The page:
Sorting IMAP Mail with Imapfilter

The situation is as follows: I have multiple IMAP mail accounts on multiple servers and access these mailboxes from multiple computers using different e-mail clients. Per mailbox, I have multiple folders that contain messages regarding a certain subject. To be sure that new mail appears in the folder it belongs to, I have set up message filters on every e-mail client. The trouble is, for every new folder I had to alter the filters on every client.

As a solution, I left one computer always running with Thunderbird active, but since I already have a linux server running (terminal access only), I was thinking whether there was something available that was able to sort my messages, which I can alter from the command line and doesn’t involve a graphical frontend.

Imapfilter did the job for me. Although I don’t have any experience in Lua, in which it is written, I managed to successfully sort my mail. You can install it from source, but there is also a Debian package available from the apt (at least, from repository unstable). Below I’ll describe how I configured imapfilter, since there is not much information around on this (there are however some small examples described in a sample config file).

After install, first run imapfilter as a normal user. This will create the directory ~/.imapfilter with appropriate permissions. Enter that directory and create a new file named config.lua. In this file, you should first define some global options, then your IMAP accounts, followed by the filters (rules) that should be applied to the messages in your mailboxes.

The global options are defined in a lua table variable named options. A table in lua is much like a hash in Ruby. I have defined the following options:

  options.timeout = 120
  options.subscribe = true

The meaning of these options is described on the imapfilter homepage.
Definitions of IMAP accounts look like this:

account1 = IMAP {
	   	server = '',
		username = 'user',
		password = 'pass',
		ssl = 'ssl3'

account2 = IMAP {
	   	server = '',
		username = 'user',
		password = 'pass'

As you can see, imapfilter also supports SSL (you need to have OpenSSL installed though). You can define all your IMAP accounts like this.

Next, I define the sorting rules. Note that I mostly move messages from the inbox of an account to a folder of the same account. This is however not necessary, it is also possible to transfer messages from one account to the other. Example 1:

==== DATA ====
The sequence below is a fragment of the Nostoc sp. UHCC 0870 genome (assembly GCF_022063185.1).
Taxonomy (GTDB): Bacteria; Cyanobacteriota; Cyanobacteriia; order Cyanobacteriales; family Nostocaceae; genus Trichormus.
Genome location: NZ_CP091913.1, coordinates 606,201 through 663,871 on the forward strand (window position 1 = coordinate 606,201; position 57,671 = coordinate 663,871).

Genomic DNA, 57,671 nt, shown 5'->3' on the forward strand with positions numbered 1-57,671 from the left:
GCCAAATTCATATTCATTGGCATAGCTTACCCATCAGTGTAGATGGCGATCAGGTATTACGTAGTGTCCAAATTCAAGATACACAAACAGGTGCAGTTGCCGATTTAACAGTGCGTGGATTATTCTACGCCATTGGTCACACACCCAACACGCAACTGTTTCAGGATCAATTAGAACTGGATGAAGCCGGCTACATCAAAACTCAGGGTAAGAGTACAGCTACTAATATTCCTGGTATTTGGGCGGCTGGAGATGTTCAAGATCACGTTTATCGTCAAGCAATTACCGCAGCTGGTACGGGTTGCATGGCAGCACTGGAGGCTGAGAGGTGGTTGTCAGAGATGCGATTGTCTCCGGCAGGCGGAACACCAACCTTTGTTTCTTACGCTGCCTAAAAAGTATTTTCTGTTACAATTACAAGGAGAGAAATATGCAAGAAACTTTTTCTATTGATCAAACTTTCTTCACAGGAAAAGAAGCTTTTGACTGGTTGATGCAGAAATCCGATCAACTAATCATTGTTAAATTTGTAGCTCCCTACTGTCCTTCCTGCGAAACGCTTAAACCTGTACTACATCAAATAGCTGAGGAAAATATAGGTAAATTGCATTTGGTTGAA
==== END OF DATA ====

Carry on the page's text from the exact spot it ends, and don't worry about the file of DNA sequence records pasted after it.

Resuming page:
msgs = account1.INBOX:contain_from('MediaPortal')
   account1.INBOX:move_messages(account1.MediaPortal, msgs)

The first example is simple: find all messages in the INBOX in which the sender contains the name MediaPortal and move those messages to the MediaPortal folder.
Now, a more complex example:

 msgs = 	account2.INBOX:contain_from('Cron') +
		account2.INBOX:contain_from('Log') +
 account2.INBOX:move_messages(account2['Maildir/Admin Notifications'], msgs)

What you need to know here is that the ‘+’ operator means ‘or’. So, I put all messages that are from ‘Cron’, ‘Log’ or have the subject ‘yum’ in the variable msgs, I mark all those messages as read and finally move them to the ‘Admin Notifications folder’. As you can see, this account uses the Maildir directory.

You can debug your configuration by running imapfilter -d or imapfilter -v. To run these rules frequently, I finally had to run this code in daemon mode. To achieve this, I had to enclose all the above code in a function and pass that function in the become_daemon() function:

-- global options

function sortMail()
   -- IMAP account definitions
   -- rules

become_daemon(300, sortMail)

Note that I had to include the account definitions in the function; it seems the accounts are also initialized when defined and it wouldn’t work anymore when these definitions were outside the function. The above example will run imapfilter as a daemon and execute the sortMail function every 300 seconds.

UPDATE 03-02-2010: Sometimes, an error may occur while processing the messages, causing imapfilter to terminate. To solve this, I created a function that wraps the sortMail function and ensures errors are ignored: